Lots of children across the land have been suffering this last week – and lots will carry on suffering for a few more weeks to come… Yes, it’s exam time again! Aarghh!! My son has been doing GCSEs, and he’s definitely looking pale and dark under the eyes. And it’s not just children – teacher friends are biting their nails and looking anxious about their pupils’ chances.
Whether you’ve been doing SATs, or practice SATs, or end of year exams at secondary school, chances are you are feeling a little bit brain dead and just a little bit judged. So here are some suggestions for great books you might like to curl up with – either because they are nothing to do with exams, or because they show how evil exams really are…
1. Number one on my list of books that tell it like it is, as far as exams go, is The Windsinger by William Nicholson.
The city of Aramanth is based entirely around exams – everyone has them, even the grown-ups, and your total family score decides what district you get to live in, what colour clothes you wear and what job your parents get. High scores mean White District – a nice big house in a nice neighbourhood and an office job. Low scores mean you fall down the ranks, landing eventually in Grey District, where your family lives in one room and does the worst menial jobs. It certainly makes SATs scores seem less important! The heroine, Kestral Hath, gets increasingly angry about the whole system, and climbs a tall tower in the city centre to shout “Pongo to exams!” to the appalled crowd watching her. Of course, she can’t go unpunished – and that’s where the adventure begins…
2. My second favourite exam story is Futuretrack 5, by Robert Westall.
The hero, Henry Kitson (Kit), lives a nice life in a country where everything is organised by the all-powerful government with the aid of a supercomputer. He’s one of the Ests – the rich people who go to private school, live in big houses, have cushy jobs. Outside the Est’s comfortable gated communities live the Unnems, a ragged band of no-hopers scrabbling for a living in poor quality housing with dead-end jobs, totally controlled by the Paramils (heavy-handed police with telepathic powers). Kit makes the mistake of getting 100% in his end of school exams. To the horror of his teachers and parents, he’s off to join the Techs, in their white coats, who serve the Ests and run all the machines. Kit is another rebel, like Kestrel, and he decides to run away and see what life is like among the Unnems. What he discovers makes him realise how corrupt the whole system is, and he decides to try and change it…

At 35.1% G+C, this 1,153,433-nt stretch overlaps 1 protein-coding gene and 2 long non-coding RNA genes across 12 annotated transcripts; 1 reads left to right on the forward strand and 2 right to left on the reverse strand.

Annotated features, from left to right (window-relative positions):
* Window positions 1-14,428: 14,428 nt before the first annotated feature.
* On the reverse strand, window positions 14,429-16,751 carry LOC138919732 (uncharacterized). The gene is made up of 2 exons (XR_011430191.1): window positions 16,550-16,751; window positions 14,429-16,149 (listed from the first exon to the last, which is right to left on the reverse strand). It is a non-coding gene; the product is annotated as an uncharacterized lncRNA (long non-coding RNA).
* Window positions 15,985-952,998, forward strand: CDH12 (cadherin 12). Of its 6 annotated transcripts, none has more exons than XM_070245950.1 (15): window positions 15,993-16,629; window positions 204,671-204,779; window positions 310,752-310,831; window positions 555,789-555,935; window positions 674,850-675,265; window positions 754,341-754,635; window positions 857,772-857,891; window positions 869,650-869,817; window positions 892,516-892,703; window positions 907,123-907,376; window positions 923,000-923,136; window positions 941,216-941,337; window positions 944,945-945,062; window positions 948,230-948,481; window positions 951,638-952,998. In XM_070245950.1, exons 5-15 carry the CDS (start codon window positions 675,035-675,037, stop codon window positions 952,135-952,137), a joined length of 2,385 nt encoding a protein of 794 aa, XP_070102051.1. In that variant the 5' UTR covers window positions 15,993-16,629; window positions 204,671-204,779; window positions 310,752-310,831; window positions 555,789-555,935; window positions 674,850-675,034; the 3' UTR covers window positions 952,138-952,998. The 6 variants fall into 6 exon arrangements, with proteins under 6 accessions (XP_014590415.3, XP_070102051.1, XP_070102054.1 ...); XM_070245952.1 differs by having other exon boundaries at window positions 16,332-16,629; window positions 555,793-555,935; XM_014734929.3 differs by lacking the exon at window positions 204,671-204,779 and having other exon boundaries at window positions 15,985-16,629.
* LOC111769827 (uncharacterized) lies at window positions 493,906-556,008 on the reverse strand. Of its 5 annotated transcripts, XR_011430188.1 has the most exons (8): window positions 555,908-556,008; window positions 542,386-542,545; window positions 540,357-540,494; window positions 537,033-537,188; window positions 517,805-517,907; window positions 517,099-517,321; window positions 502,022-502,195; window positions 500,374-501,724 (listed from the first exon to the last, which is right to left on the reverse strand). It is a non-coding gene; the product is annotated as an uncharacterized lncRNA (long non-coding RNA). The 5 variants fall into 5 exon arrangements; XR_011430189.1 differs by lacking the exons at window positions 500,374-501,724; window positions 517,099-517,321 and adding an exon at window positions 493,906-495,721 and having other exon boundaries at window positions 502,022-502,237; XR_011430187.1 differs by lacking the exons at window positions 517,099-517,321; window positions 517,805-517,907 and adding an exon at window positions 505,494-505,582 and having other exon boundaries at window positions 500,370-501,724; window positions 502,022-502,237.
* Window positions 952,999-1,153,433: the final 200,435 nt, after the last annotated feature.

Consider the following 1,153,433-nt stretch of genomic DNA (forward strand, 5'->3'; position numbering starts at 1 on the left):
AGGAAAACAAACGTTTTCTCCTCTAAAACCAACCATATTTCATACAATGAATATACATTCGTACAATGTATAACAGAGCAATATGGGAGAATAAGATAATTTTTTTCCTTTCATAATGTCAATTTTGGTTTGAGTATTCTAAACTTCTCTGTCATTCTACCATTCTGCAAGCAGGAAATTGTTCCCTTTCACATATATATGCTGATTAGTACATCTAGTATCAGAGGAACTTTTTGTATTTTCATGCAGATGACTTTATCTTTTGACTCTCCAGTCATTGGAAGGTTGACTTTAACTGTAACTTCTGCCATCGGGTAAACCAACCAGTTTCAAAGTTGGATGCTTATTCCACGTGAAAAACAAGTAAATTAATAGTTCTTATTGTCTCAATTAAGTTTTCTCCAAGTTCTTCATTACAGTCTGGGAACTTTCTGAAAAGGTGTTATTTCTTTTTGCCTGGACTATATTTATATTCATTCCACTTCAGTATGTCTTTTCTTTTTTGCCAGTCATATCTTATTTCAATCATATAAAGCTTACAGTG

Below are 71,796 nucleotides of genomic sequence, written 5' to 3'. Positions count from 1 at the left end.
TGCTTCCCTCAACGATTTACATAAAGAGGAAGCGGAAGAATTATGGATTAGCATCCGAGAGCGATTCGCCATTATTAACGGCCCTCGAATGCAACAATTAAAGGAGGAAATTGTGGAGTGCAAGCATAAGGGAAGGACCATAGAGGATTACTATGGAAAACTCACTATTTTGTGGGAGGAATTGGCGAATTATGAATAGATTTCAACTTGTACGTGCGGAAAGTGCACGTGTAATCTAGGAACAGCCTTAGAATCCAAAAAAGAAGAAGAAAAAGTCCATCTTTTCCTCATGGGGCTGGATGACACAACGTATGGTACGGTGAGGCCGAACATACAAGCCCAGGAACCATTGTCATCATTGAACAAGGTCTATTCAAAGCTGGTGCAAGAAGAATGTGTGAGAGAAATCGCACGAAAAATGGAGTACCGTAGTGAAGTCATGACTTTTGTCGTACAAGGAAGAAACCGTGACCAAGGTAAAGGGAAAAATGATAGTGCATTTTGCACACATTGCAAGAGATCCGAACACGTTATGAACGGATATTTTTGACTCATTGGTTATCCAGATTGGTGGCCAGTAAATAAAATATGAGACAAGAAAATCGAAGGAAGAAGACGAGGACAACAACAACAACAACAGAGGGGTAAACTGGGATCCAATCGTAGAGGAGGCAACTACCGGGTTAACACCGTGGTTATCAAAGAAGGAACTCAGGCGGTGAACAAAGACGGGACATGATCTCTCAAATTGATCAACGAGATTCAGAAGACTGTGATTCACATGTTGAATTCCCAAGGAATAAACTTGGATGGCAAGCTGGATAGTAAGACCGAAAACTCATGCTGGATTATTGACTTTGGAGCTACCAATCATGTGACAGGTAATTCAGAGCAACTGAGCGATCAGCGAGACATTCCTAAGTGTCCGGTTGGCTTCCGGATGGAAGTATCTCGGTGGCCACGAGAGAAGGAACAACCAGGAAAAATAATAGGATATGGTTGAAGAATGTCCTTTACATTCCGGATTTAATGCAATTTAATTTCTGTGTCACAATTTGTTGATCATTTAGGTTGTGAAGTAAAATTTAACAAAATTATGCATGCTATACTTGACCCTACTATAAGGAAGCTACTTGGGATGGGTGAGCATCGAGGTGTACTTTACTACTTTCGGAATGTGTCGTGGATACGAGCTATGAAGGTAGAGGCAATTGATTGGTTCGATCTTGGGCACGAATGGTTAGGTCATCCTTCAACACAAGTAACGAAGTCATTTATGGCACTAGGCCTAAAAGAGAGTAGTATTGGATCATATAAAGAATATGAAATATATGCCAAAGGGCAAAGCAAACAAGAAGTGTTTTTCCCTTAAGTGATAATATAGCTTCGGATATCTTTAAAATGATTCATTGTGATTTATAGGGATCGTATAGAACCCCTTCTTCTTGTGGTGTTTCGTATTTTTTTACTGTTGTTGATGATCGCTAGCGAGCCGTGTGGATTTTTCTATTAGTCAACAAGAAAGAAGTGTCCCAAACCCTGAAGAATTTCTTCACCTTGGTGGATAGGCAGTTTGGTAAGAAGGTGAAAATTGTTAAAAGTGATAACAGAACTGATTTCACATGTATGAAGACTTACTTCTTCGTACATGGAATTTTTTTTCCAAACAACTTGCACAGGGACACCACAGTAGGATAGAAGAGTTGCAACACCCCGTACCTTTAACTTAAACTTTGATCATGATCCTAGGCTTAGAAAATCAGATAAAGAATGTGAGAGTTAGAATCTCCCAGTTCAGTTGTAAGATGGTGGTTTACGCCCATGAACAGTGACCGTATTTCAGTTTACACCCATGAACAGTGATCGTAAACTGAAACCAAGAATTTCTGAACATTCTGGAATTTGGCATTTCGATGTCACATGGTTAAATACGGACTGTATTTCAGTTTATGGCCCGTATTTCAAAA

This is an older read – 12 or 13 – but incredibly gripping and, like The Windsinger, it has some serious questions to ask about what kind of country we want to live in, and whether exams or family should have any place in deciding the value people have or the lives they lead.
3. Another great book that will make your teacher’s drilling for SATs pale into insignificance is The Demon Headmaster by Gillian Cross.
Dinah – clever, quiet, a little bit prickly – has just joined a new family who want to adopt her. There’s just one problem (maybe two) – her new ‘brothers’, Harvey and Lloyd, are distinctly unfriendly, and there’s something very strange going on at the school they all go to. When Dinah is asked if she likes her new school, she finds herself replying in a robotic way: “I think the Headmaster is a marvellous man and this is the best school I’ve ever been to.” She’s very surprised to hear herself say that, as it’s most unlike her – and Harvey and Lloyd act as if she’s somehow become their enemy. She can’t work out what’s happening. Eventually, with the help of Harvey, Lloyd and a few of their friends, she works out what’s going on, and together they foil the headmaster’s plans for world domination. Again, this is a great adventure, but it also has some thoughtful things to say about too much drilling, too much obedience and too much order.
4. Finally, because sometimes you just need to relax – my favourite antidotes to too much hard work are the Asterix and Tintin books – great adventures, lots of fabulous funny drawings, and not an exam or school in sight!
Good luck everyone, with exams and results – and try to remember that they are only one aspect of your lives. Just as important are things like whether you are kind or funny or good at drawing or singing, whether you like taking things apart and making awesome models, whether you can have a really good laugh with your friends, whether you are loyal and whether you are good at understanding other people’s feelings. And whether, if you saw a system that was mean and unfair and judged people only on exams or whether they came from the right family, or one that insisted on everyone learning the same thing at the same time like robots, you’d stand up against it like Kestrel and Kit and Dinah.